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Senate Procedural Bulletin



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No. 76

1 June 1993

for the 4 sitting weeks 4 to 27 May 1993

 

 

PROROGATION

 

For the purpose of the election on 13 March 1993 for the House of Representatives and for the places in the Senate falling vacant on 30 June 1993, the government restored the practice, not followed since the 1920s, of proroguing the Parliament before dissolving the House. The failure to follow this practice had resulted in confusion in the Governor-General's proclamations, which had a bearing on the question of whether the Senate may meet after a dissolution of the House or after a prorogation. This matter is more fully set out on Papers on Parliament , No. 2, July 1988, and in correspondence between the Clerk and the Official Secretary to the Governor-General which was tabled in the Senate on 14 August 1991. The restoration of the practice of proroguing the Parliament before dissolving the House has at least clarified the questions involved.

 

The prorogation did not affect Senate committees, which are authorised by the Senate to transact their business notwithstanding a prorogation; several committees were active during the period of prorogation, and there were many public hearings.

 

 

OPENING OF PARLIAMENT

 

Before the Houses met again on 4 May, the Prime Minister announced that the government intended to alter the opening ceremony, so that the two Houses would meet with the Governor-General in the Great Hall to hear the opening speech. Proposals of this kind have been mooted for several years, but, as with the 1990 election, nothing was done to put them into effect in time for the opening. The change did not occur, notwithstanding that procedures for the modified opening were devised, and the opening was held in accordance with the old procedures.

 

The reason for this was that the opening procedures are contained in the standing orders of each House, and it would have been necessary for each House to suspend its standing orders and agree to the modified procedures after it first met in the morning, and after the members of the House and the territory Senators and one Senator filling a casual vacancy had been sworn in. This could easily have been brought about in the House of Representatives by the government's control of that House, but the government could not be sure of carrying the necessary motion in the Senate, or of carrying it in time for the meeting with the Governor-General in the afternoon. The proposal to modify the procedures was therefore abandoned.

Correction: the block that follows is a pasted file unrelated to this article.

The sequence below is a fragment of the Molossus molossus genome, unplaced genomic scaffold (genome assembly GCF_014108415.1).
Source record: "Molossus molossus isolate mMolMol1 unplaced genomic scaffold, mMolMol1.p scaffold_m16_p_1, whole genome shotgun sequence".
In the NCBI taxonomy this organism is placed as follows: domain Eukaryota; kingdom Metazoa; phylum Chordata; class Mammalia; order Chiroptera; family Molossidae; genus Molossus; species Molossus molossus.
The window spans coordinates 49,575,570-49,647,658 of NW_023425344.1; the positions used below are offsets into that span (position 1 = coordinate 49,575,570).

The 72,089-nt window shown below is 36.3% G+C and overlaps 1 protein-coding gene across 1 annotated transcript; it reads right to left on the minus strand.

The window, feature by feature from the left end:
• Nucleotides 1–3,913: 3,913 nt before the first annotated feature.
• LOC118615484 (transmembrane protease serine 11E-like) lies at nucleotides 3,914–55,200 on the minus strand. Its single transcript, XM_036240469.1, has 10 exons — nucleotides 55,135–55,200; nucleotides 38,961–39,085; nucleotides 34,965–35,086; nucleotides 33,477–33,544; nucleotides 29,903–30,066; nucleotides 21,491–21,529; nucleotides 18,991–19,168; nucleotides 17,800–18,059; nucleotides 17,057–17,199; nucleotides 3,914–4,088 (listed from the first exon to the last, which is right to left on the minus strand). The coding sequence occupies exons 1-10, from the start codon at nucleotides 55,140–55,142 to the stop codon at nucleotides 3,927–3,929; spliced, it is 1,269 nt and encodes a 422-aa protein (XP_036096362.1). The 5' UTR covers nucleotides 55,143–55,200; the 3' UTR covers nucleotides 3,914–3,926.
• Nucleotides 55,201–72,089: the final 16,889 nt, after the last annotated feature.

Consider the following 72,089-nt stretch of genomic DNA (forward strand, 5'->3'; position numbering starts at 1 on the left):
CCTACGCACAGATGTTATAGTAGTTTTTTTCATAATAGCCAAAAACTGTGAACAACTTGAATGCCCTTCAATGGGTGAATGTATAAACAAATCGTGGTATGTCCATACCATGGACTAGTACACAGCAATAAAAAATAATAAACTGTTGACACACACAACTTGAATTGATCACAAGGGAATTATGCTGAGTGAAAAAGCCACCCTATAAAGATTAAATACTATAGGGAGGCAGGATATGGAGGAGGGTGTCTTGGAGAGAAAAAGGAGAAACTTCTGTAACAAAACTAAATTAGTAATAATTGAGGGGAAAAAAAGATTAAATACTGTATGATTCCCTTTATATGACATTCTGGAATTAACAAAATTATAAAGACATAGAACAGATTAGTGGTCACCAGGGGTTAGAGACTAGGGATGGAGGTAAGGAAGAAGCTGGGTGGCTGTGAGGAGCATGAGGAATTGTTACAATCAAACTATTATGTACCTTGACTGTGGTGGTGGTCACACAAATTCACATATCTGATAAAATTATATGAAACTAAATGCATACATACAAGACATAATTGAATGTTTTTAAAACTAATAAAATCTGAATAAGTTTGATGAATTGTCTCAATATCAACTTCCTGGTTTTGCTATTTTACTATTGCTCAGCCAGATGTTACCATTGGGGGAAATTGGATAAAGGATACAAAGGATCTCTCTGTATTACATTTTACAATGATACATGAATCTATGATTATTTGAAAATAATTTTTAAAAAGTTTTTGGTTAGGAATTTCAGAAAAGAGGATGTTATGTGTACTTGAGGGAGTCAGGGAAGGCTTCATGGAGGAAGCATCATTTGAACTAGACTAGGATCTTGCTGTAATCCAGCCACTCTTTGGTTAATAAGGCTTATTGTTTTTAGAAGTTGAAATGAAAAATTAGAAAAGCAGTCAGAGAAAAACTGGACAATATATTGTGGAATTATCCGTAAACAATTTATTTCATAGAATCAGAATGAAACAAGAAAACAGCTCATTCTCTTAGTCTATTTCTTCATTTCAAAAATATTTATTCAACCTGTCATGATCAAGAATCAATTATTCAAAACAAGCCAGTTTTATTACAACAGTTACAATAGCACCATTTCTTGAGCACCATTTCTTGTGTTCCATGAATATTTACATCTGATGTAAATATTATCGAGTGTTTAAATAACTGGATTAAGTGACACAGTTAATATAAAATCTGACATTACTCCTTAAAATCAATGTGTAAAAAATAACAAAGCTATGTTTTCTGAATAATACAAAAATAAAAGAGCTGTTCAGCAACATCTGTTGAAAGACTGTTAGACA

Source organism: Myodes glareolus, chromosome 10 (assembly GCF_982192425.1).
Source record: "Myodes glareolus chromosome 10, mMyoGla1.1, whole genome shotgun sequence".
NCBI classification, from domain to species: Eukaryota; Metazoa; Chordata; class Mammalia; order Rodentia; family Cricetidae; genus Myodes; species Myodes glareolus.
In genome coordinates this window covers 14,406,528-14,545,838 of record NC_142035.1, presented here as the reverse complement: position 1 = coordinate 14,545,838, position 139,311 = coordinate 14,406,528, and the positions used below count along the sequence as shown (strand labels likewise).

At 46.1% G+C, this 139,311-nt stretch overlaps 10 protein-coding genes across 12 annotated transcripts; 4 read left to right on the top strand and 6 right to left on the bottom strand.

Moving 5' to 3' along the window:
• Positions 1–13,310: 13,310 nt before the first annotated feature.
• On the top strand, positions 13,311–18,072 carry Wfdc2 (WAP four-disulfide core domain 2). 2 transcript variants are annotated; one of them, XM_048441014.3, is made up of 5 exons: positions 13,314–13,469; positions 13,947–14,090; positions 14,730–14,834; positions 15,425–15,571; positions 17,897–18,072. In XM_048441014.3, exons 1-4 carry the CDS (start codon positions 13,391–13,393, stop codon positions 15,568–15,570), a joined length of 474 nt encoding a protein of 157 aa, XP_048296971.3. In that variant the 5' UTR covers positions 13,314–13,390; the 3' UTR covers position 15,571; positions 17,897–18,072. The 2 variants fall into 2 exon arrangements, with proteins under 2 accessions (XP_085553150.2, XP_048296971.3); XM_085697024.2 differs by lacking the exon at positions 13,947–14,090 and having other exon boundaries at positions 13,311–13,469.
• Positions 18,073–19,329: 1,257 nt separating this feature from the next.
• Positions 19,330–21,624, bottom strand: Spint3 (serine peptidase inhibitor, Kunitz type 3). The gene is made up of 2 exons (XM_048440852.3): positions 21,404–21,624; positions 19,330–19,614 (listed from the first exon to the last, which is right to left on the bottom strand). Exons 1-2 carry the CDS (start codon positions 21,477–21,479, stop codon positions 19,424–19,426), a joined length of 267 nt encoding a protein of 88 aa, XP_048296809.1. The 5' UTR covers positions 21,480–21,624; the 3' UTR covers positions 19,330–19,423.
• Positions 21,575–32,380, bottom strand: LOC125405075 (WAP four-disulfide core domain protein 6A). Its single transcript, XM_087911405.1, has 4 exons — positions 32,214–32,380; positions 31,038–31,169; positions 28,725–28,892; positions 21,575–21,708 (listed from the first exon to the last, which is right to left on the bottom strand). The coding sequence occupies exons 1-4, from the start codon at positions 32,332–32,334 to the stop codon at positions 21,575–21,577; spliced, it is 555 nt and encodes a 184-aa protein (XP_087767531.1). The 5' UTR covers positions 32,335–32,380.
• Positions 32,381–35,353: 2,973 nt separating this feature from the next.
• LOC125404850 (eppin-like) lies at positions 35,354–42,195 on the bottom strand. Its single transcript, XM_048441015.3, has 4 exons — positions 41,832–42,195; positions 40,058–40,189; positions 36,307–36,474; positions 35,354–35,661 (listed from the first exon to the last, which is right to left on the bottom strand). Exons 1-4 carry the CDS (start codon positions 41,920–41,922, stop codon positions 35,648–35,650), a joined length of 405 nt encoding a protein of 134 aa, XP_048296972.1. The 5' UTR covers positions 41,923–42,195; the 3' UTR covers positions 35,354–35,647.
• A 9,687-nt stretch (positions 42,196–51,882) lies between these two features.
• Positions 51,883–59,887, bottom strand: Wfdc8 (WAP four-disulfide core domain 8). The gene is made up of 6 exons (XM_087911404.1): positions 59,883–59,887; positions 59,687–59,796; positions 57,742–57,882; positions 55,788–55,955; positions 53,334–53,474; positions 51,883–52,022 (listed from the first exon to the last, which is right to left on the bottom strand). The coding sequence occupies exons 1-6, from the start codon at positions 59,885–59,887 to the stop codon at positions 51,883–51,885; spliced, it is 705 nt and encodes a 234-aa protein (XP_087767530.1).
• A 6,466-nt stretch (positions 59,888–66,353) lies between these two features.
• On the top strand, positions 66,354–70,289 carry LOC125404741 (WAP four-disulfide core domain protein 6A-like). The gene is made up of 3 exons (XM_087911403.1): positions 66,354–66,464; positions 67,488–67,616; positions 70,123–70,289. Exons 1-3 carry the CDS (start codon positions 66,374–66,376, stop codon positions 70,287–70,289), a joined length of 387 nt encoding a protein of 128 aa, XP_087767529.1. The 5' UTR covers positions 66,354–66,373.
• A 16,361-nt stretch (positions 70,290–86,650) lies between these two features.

It is expected that proposals for changing the procedures will be put forward and considered before the next opening of Parliament.

 

 

PRIVILEGE: INTERFERENCE WITH WITNESSES

 

Cases relating mainly to alleged interferences with witnesses continue to arise and to impose a heavy workload on the Privileges Committee.

 

On 5 May the Committee received two references on the motions of Senator Reynolds, the Chair of the Select Committee on Community Standards Relevant to the Supply of Services Utilising Telecommunications Technologies, and Senator Walters, concerning actions by persons associated with an organisation which had given evidence before that committee. Those actions could be regarded as threats to the committee, to its members and to Senators generally.

 

On 20 May the Privileges Committee received a reference arising from the proceedings of the Joint Committee of Public Accounts and submissions which were made to the Senate by Mr John Richardson last year. The references raise the questions of whether Mr Richardson was subjected to improper treatment in respect of his evidence before that committee, and whether, as he claims, false or misleading answers were given to the Senate or a Senate committee.